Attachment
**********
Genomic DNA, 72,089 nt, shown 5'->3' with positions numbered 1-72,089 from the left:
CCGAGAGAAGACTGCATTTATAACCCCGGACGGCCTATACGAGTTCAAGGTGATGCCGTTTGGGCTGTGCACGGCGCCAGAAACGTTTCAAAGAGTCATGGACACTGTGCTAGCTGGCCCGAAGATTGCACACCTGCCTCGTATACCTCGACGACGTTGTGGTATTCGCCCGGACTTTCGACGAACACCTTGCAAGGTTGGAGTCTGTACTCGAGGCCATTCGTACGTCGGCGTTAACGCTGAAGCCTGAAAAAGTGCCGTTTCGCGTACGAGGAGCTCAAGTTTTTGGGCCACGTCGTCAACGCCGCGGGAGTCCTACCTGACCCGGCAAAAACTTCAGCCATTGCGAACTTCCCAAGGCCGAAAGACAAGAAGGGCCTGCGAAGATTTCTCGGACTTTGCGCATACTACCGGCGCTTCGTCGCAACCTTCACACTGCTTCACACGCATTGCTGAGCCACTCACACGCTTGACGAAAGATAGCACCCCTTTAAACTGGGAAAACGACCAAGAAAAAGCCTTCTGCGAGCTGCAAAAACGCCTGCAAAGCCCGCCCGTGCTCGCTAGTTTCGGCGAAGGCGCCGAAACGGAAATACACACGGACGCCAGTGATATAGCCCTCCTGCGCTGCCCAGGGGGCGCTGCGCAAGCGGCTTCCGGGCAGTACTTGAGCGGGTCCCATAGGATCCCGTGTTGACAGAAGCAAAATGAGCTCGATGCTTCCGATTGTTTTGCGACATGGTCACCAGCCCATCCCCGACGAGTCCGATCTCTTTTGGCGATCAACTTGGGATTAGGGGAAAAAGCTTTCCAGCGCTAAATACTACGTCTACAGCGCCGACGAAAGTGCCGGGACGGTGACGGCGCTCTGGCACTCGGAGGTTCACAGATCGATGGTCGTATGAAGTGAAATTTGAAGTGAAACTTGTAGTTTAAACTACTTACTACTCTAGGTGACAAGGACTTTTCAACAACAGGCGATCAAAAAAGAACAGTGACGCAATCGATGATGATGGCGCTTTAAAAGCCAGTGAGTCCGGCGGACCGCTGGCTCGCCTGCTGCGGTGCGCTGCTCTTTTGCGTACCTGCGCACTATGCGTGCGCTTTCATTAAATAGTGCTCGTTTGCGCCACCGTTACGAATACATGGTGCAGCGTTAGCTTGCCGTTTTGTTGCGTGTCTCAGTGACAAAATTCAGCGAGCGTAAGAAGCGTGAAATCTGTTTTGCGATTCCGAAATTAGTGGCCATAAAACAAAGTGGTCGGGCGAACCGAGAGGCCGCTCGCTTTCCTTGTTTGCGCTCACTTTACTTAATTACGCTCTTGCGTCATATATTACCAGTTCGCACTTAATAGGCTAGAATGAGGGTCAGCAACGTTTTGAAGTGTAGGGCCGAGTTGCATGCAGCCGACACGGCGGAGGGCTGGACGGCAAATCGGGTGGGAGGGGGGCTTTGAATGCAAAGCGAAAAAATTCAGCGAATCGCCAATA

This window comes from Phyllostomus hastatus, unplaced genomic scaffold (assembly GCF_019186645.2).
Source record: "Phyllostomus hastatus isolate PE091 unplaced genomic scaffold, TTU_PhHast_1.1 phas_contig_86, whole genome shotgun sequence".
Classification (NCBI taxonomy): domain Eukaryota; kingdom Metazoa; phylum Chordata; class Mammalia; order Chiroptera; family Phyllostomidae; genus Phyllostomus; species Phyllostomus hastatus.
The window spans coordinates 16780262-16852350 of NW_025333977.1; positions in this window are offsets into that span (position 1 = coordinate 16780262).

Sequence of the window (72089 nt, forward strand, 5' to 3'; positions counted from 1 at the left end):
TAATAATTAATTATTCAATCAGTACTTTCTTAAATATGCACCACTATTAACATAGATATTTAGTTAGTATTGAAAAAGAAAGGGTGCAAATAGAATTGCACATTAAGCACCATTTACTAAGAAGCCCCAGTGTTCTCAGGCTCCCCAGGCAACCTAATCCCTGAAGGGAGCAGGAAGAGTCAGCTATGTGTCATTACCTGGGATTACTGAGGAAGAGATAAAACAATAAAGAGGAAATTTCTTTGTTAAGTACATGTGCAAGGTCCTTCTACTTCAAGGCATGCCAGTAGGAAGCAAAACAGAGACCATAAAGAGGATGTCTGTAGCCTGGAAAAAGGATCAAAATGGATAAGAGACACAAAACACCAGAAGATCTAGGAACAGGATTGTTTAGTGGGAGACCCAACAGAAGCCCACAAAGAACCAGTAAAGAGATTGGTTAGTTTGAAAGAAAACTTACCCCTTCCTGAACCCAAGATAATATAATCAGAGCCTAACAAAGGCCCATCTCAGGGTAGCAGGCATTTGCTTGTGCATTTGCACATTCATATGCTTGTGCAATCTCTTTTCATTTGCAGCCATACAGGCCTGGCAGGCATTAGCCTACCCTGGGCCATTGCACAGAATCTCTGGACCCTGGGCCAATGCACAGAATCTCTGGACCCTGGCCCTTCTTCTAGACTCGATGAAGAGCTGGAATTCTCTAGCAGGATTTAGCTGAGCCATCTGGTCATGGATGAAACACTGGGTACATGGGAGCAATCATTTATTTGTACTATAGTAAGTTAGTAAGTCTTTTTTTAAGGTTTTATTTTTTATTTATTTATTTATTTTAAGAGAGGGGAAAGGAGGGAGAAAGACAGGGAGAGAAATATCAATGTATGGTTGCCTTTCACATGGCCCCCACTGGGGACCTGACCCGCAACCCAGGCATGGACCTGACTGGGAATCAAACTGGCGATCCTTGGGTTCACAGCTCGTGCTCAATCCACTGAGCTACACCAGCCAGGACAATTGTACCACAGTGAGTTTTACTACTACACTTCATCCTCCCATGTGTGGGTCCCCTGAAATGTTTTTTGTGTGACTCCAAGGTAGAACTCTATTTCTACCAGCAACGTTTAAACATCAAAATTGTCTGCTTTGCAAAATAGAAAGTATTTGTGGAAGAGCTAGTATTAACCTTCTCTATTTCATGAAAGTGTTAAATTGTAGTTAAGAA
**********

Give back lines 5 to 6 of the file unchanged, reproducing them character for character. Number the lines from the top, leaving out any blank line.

Classification (NCBI taxonomy): domain Eukaryota; kingdom Metazoa; phylum Chordata; class Mammalia; order Chiroptera; family Phyllostomidae; genus Phyllostomus; species Phyllostomus hastatus.
The window spans coordinates 16780262-16852350 of NW_025333977.1; positions in this window are offsets into that span (position 1 = coordinate 16780262).